The third layer is a snowy mountain top complex protected by subconscious agents on snowmobiles. Saito and Fischer make their way to a safe but Saito is still injured from his bullet wound from two layers ago. Mal intervenes and shoots Fischer, sending him down into Limbo. Eames and Cobb about to give up when Ariadne claims they can go down and save him. They need a kick, a sense of falling, to wake them and each layer is prepared. As the van falls in the first layer, Arthur prepares a kick with an elevator in the second and Eames holds off the white clad subconscious soldiers in the third. Ariadne and Cobb venture into Cobb's old world full of crumbling buildings. Mal tries to convince Cobb to stay as he confesses to Ariadne how he planted the idea in Mal's mind that her world wasn't real, his first experience with inception. As the team rides the kick back up the layers, Cobb stays behind to find Saito who is an old man. Encountering Cobb causes Saito to remember and they all wake up. Saito makes a call allowing Cobb to enter the United States. He is reunited with his family and the final shot shows the top still spinning.

Inception is a wild movie, one that is not easily understood on the first viewing. It has a lot of exposition that slows down the pace somewhat but is mixed in with several creative action scenes. Christopher Nolan does not always film the action in the most comprehensible manner but the benefits of a crazy story propel the movie forward. A mix of solid blockbuster acting combines with stunning set pieces to engage viewers in the dream world and all the potential of this advanced technology. It was one of my favorite films at the time and is still very fun to revisit on occasion.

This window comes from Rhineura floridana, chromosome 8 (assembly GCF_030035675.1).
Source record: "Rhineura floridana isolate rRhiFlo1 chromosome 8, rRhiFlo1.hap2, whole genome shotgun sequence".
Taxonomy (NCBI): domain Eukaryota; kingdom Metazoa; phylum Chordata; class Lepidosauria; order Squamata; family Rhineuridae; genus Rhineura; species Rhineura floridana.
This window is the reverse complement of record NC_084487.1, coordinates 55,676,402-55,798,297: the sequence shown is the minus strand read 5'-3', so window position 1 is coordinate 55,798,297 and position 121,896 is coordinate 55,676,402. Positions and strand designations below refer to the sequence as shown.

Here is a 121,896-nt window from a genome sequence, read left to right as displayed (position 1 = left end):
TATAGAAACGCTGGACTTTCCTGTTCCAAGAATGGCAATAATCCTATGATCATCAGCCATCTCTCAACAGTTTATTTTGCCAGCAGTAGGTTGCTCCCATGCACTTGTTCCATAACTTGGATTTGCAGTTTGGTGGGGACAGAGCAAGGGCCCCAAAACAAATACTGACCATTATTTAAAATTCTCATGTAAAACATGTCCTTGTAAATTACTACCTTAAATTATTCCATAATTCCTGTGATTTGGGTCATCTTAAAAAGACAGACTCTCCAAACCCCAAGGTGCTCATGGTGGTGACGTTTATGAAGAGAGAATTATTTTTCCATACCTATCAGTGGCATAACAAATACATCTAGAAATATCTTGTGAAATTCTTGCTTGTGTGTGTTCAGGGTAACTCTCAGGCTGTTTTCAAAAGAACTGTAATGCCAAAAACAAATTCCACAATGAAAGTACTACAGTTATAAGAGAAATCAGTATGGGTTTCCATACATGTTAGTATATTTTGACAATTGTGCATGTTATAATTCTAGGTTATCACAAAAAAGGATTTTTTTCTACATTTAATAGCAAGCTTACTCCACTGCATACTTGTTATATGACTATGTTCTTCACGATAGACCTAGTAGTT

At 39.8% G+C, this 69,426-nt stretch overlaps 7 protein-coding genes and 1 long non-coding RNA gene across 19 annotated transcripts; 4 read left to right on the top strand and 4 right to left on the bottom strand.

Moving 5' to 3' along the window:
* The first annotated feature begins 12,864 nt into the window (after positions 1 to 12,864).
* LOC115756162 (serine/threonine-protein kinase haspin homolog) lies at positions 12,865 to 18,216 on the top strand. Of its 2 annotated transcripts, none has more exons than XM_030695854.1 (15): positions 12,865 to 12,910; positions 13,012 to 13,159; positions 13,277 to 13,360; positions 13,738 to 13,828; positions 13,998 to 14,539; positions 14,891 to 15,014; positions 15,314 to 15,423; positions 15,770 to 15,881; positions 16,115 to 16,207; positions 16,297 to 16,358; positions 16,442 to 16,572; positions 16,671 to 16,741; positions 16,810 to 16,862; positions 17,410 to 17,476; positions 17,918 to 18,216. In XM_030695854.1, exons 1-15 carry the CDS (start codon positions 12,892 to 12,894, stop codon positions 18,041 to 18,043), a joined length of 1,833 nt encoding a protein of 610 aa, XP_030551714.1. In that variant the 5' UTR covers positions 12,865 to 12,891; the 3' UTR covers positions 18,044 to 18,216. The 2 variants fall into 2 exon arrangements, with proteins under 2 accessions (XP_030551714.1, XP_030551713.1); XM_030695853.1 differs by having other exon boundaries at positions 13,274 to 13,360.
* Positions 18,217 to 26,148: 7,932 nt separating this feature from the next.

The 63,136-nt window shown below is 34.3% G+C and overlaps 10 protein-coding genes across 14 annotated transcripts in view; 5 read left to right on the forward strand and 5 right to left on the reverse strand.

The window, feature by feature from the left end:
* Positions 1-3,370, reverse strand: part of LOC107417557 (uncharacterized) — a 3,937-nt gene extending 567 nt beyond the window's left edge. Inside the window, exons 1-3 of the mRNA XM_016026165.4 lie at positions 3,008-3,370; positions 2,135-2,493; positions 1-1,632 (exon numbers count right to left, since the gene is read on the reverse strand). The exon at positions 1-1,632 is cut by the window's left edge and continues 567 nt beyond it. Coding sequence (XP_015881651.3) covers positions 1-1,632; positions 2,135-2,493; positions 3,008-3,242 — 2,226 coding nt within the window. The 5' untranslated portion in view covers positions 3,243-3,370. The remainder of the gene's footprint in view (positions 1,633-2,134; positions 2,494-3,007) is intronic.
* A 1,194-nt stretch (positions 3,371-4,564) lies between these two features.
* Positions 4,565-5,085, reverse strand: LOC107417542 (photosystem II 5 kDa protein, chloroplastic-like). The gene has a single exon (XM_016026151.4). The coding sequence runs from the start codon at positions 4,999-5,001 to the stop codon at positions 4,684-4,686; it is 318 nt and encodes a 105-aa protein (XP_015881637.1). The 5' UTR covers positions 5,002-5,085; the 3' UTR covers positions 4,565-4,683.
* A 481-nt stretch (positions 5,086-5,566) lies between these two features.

Friday, July 21, 2017

Movie Review: The Prestige

After the success of Batman Begins, Christopher Nolan took on magicians for his fourth original film. Two magicians, Robert Angier (Hugh Jackman) and Alfred Borden (Christian Bale) compete for the greatest illusion. The stage manager Cutter (Michael Caine) accuses Alfred of attempting to steal Angier's trick but murdering him instead and sends him to jail in the furthest forward storyline. The film operates on multiple storylines, one that follows Robert searching for the great inventor Tesla (David Bowie) and his assistant Alley (Andy Serkis) in Colorado, and another storyline that tells the history of Angier and Borden as young magicians. These stories come from diaries that the men read of each other. Alfred meets Sarah (Rebecca Hall) at a magic show and falls for her quickly.  

In the past, Borden tries a special knot that ends up killing Julia (Piper Perabo), Angier's lover. As Borden starts a solo career, Angier confronts him during a bullet catch trick and shoots his finger off. Having had his revenge, Angier reignites his career with a new name as the Great Danton and a new assistant Olivia Wenscombe (Scarlett Johansson). With the help of Cutter, he performs new tricks with special gadgets but Borden shows up to bust the birdcage and injure a participant. Desperate for a new trick and out of a show, Angier meets with Alley and finally is allowed to meet with Tesla in his hideout. This story parallels the real rivalry between Tesla and Edison over the conducting of electricity.